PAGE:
The next step was to formulate a fool-proof plan. Numerous meetings were held with former prisoners of Freemantle, documenting as much as possible about the layout and the routines of the prison. Slowly the plans took shape. One of the original ideas, suggested by Thomas McCarthy Fennell, a “ticket of leave” man who had himself been imprisoned in Western Australia, involved sending a ship on some legitimate business or other, to dock in the waters not too far from the prison where the prisoners could schedule a rendezvous.
Fund raising continued, and eventually the Clan collected $17,000 towards the mission. Coming from the struggling immigrant class this was an enormous amount of money; however, it was only half the cost of chartering or buying a ship. There was no way to wring more money out of the contributors. The project stalled again.
Then the idea arose to use the money to buy and outfit a whaling ship which the Clan na Gael could then borrow against the ship to underwrite a whaling expedition to the South Seas. Whaling was a high stakes investment and they were treading a fine line. The odds were high that they would capture no whales at all, and lose their entire investment. Capturing just one whale would more than cover their costs – however, if they were too successful at catching whales, the hired crew might abandon the mission altogether to keep on with the whaling.
In April 1875, a Clan na Gael committee traveled to New Bedford and to purchase a ship named The Catalpa, and to hire a captain. Captain George Anthony, who had no Irish ancestry or connections whatsoever, was brought in on the scheme. Fortunately, the idea of helping six freedom fighters regain their rightful freedom appealed greatly to him, and he signed on.
Next was the difficult task of deciding which Clan-na-Gael men would be allowed to accompany the voyage. “There are so many men in the Irish movement who want to have a hand in any work involving danger that it will be impossible to satisfy them all…” Devoy wrote. It was decided that two men who could fill needed roles on board ship would be selected. John O’Connor, an experienced cook who could serve as steward, and Duggan, an experienced carpenter, were selected. The rest of the hired crew – none of them Clan members – were kept in the dark about the true purpose of the expedition. As far as they knew, they were simply on a whaling expedition to the South Seas.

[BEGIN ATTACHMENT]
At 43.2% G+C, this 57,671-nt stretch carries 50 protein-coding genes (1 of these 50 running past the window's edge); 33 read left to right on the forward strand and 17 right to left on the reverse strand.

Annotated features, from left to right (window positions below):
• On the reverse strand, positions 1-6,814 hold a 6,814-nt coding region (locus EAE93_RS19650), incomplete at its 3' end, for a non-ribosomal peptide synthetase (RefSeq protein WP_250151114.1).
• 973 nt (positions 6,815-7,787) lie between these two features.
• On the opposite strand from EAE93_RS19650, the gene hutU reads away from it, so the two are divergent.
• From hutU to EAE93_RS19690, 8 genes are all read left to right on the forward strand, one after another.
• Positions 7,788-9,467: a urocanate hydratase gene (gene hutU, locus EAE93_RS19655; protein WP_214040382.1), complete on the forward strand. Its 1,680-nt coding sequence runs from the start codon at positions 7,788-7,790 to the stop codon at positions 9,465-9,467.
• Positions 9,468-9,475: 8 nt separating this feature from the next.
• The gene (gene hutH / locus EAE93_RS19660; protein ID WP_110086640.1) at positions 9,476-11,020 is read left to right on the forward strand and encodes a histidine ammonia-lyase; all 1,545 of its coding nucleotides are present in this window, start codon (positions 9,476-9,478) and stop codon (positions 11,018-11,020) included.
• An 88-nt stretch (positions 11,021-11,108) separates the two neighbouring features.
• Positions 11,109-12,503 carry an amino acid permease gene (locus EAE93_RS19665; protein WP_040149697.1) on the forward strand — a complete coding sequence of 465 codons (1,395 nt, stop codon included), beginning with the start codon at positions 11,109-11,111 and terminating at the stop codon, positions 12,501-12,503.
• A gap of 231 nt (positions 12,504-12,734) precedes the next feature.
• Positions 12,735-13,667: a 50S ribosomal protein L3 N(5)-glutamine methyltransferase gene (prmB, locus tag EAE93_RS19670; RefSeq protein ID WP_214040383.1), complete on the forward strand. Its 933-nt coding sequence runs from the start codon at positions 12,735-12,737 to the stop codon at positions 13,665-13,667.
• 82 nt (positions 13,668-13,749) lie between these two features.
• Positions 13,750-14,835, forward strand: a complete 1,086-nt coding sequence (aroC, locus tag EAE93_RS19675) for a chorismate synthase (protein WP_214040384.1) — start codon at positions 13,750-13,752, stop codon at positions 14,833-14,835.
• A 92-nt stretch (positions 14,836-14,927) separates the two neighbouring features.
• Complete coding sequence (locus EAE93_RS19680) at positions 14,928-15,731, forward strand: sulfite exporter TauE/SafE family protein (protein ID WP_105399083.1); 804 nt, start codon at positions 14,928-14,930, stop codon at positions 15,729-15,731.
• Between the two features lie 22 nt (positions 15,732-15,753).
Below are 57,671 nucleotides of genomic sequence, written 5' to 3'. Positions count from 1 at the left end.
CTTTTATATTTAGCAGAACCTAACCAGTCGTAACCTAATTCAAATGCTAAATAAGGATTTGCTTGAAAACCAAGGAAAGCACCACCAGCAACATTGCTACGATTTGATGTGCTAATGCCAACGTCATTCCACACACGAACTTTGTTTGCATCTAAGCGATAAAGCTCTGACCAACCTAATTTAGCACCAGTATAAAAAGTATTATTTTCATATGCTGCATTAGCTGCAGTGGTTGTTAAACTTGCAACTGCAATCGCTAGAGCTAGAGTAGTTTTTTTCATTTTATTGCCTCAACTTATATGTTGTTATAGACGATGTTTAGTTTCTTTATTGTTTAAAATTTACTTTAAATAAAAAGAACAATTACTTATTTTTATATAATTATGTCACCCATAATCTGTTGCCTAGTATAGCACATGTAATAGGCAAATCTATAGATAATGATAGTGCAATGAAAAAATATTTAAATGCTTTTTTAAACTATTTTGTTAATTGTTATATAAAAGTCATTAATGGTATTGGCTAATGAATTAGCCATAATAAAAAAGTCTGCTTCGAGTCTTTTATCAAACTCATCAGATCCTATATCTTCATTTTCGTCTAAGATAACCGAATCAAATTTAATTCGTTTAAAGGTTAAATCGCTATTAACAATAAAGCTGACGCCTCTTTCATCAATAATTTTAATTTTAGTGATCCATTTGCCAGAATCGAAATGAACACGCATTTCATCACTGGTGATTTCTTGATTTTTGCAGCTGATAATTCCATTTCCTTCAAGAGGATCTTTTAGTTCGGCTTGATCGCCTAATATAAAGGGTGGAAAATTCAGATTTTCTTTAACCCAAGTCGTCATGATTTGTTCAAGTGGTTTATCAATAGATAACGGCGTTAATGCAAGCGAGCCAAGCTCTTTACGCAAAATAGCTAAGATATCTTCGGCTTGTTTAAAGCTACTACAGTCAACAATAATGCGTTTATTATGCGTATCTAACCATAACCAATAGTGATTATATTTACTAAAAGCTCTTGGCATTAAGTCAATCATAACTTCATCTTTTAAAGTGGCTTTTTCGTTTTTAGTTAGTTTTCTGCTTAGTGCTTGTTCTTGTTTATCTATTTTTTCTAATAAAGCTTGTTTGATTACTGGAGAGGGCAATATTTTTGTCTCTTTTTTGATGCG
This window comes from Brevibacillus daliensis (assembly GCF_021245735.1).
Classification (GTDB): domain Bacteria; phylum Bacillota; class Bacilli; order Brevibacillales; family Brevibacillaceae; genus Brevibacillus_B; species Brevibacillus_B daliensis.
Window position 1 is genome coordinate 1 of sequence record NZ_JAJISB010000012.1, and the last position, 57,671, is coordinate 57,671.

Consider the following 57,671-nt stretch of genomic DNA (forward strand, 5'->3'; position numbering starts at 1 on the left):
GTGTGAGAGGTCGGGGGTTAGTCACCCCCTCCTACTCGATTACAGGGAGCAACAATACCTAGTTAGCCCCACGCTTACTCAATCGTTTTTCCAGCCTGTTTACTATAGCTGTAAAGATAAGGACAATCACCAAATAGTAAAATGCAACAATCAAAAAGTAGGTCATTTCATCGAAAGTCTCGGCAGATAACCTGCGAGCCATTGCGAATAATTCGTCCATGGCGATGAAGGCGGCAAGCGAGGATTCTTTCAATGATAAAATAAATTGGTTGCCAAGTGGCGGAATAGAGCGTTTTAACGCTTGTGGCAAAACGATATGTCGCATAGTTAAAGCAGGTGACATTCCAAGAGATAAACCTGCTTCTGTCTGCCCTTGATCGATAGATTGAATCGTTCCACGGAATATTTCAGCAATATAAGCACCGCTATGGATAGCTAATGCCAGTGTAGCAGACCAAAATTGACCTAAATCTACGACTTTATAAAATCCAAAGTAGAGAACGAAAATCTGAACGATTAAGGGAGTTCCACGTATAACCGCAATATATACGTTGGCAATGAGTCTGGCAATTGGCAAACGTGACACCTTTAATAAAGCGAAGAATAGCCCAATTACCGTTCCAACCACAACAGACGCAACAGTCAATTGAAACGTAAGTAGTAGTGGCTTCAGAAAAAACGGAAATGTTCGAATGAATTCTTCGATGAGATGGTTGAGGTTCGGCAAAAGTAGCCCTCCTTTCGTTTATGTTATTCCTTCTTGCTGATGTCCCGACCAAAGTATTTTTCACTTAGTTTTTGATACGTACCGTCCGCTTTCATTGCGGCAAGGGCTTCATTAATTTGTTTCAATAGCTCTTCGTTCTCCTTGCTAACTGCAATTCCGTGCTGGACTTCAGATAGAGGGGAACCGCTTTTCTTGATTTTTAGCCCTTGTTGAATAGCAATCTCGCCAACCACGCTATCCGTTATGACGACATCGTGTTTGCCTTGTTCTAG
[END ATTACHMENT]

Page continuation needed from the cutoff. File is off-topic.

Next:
The crew was settled upon, and on April 29, 1875 the ship set sail from New Bedford for what was expected to be a twelve-month trip.
The next step of the plan was put into action: an advance team was sent to Freemantle to scope out the situation and to establish contact with the prisoners. In August John J. Breslin, who had orchestrated the liberation of I.R.B. founder James Stephens from Richmond Prison, set out from New York for San Francisco, where he met up with Thomas Desmond of the California branch of the Clan na Gael . Despite the fact that they had never met before, they immediately sensed that they would work well together, and on September 13th, they boarded a ship sailing for Sydney. Traveling as “Collins” and “Johnston,” Breslin and Desmond arrived in Sydney on Oct 15th. Desmond traveled to Melbourne where he stayed, and Breslin continued on to Freemantle, arriving on November 13th.